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Your Neighborhood’s Feminist Witchcraft: An Exclusive Q&A With Rachel Kessler and Jericho Brown

Posted Wed, 11/01/2017 - 8:00am by  |  Category:

All eyes will be on authors Rachel Kessler, Jericho Brown, and Porochista Khakpour on Friday, Nov. 10. They’ll be taking the stage for the latest installment in our Hugo Literary Series. As a nod to our new and permanent home, this year’s themes are all around real estate. The theme for Nov. 10: “Area Protected by Neighborhood Watch.”

What’s that mean to these authors? Read on for details. And to see them in person, learn more about the upcoming event.

Rachel Kessler

Q: What, if anything, can you tell us about your Literary Series piece?

It will be weird. Exploring disorientation and re-orientation. Pre-colonized and de-colonized maps. Also disassembling 1980’s pop hits Hall & Oates song “Private Eyes” and Alan Parsons Project “Eye In the Sky” and how lyrics colonized the neighborhood of my girl mind. The male gaze, God watching, and how maybe we could lock those two in a staring contest and go about our revolution. You know, my usual feminist witchcraft.

I will provide some visual aids, including hand-drawn and experimentally rendered maps of para-spaces in the neighborhood I live in, (which turns out to be the neighborhood of my ancestors) and lots of ghosts.

I’ve been obsessively walking this street that runs through my neighborhood and got real curious about its history, talked and walked with a bunch of neighbors, and found my own roots along it! So I’ve been writing this lyrical essay uncovering the multiple experiences of the same location, investigating Seattle history and the way we map memory. Digging down and taking core samples. I will try to remount with words and light projections the 20-foot x 20-foot installation I made at Vermont Studio Center last month where the viewer walks inside the hill that is Yesler Way, exploding the layers of geological and social movements. It’ll be like Space Mountain with Mr. Rogers and Audre Lorde and Richard Simmons and Andy Kaufman. Sneakily serious while snorting laughter out the nose vibe.

Q: What’s one piece of advice that keeps you going when the writing gets tough?

Oh, writing is always tough when you tell yourself it has to be Writing with a capital “W” aka Important or Worthwhile. A long time ago, I gave myself permission to write complete crap, just so long as I’m doing it every day. So I write one shitty poem every day, or at least three vomitty paragraphs, or paint some crude cartoon. Sorry, it’s gross. But it is like running or dancing or playing the piano — most days not pretty but you must do it. And it might help to take different routes to keep you awake to the moment.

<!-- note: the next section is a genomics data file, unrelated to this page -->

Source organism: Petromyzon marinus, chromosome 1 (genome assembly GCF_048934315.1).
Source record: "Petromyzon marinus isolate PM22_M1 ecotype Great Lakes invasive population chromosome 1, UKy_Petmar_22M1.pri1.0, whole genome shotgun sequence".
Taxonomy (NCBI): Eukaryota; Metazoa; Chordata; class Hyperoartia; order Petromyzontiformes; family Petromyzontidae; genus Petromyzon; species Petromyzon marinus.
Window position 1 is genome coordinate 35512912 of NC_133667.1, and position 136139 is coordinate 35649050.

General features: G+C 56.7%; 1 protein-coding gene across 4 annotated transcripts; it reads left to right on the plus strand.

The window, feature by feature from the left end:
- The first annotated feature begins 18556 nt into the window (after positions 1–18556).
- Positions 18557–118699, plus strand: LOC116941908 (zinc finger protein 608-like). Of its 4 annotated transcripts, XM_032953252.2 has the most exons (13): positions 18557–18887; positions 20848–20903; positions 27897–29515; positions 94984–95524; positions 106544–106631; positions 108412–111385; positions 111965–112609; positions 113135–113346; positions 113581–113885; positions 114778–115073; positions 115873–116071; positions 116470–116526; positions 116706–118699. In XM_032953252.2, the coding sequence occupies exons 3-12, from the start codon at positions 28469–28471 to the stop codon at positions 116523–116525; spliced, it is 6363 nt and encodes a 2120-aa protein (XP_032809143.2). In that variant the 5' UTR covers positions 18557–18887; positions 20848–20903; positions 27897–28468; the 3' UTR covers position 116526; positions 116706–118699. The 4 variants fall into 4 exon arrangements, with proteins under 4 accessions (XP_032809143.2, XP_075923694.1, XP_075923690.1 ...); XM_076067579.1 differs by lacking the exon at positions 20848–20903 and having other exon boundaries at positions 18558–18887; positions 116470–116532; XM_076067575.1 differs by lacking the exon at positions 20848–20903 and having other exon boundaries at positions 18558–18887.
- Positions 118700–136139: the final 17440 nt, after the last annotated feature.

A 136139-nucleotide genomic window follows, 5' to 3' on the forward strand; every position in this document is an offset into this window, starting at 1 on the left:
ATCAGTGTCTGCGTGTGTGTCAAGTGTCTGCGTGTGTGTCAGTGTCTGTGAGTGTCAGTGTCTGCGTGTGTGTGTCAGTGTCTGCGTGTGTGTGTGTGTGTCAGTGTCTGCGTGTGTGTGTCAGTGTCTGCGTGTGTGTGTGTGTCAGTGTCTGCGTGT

This process of creation is located in the body, not just the conceptual mind. Move the pen or paint brush or fingers or legs. Exercise the muscles so you are ready for the apocalypse! Then once in awhile — shazam! You get totally lost and find an enchanted forest running through a neighborhood you thought you knew or accidentally execute a death drop on the kitchen floor or stagger into a chord progression and you cross over into another realm for a little while. Is it magic or endorphins? Who cares. It’s awesome. If you make that space in your practice for getting lost/experimentation/total crap, sometimes a flower or maybe a pumpkin grows out of that steaming pile of poop. But if you don’t put in the time that book isn’t going to write itself. You could boil it down to Dory’s theme: “Just keep swimming.” A close kin to “Fake it ‘til you make it.”

Q: The theme for this Lit Series is “Area Protected By Neighborhood Watch” so we’ve got a little writing challenge. Describe your neighborhood — in one sentence.

The CD’s roots go deep: People here say hello when we pass each other on the street.

Jericho BrownJericho Brown

Q: What, if anything, can you tell us about your Literary Series piece?

The work questions whether there is such a thing as “universal” and whether experiences that are not universal can be rendered as the so-called sublime. I am using personae to more fully understand whether or not the body is at different levels of risk when it is raced, gendered, or disabled. I’m writing about the malnourished and persecuted body. I explore how even that body learns to thrive despite the stories grafted upon it, experiences that mean to degrade and devalue it. What I have written leads me to a hypothesis: in several of these poems, speakers learn—through touch of their own and other bodies—to love themselves rather than wish for death.

Q: What’s one piece of advice that keeps you going when the writing gets tough?

There is a we, and I belong. If God is a body, I’m only a cell. I have a purpose, but I’m also supported by help seen and unseen. I don’t have to do anything to keep God going. I only have to be who I am.

Q: The theme for this Lit Series is “Area Protected By Neighborhood Watch” so we’ve got a little writing challenge. Describe your neighborhood — in one sentence.

Again, I’m the black one.

Porochista Khakpour was unable to respond before publication.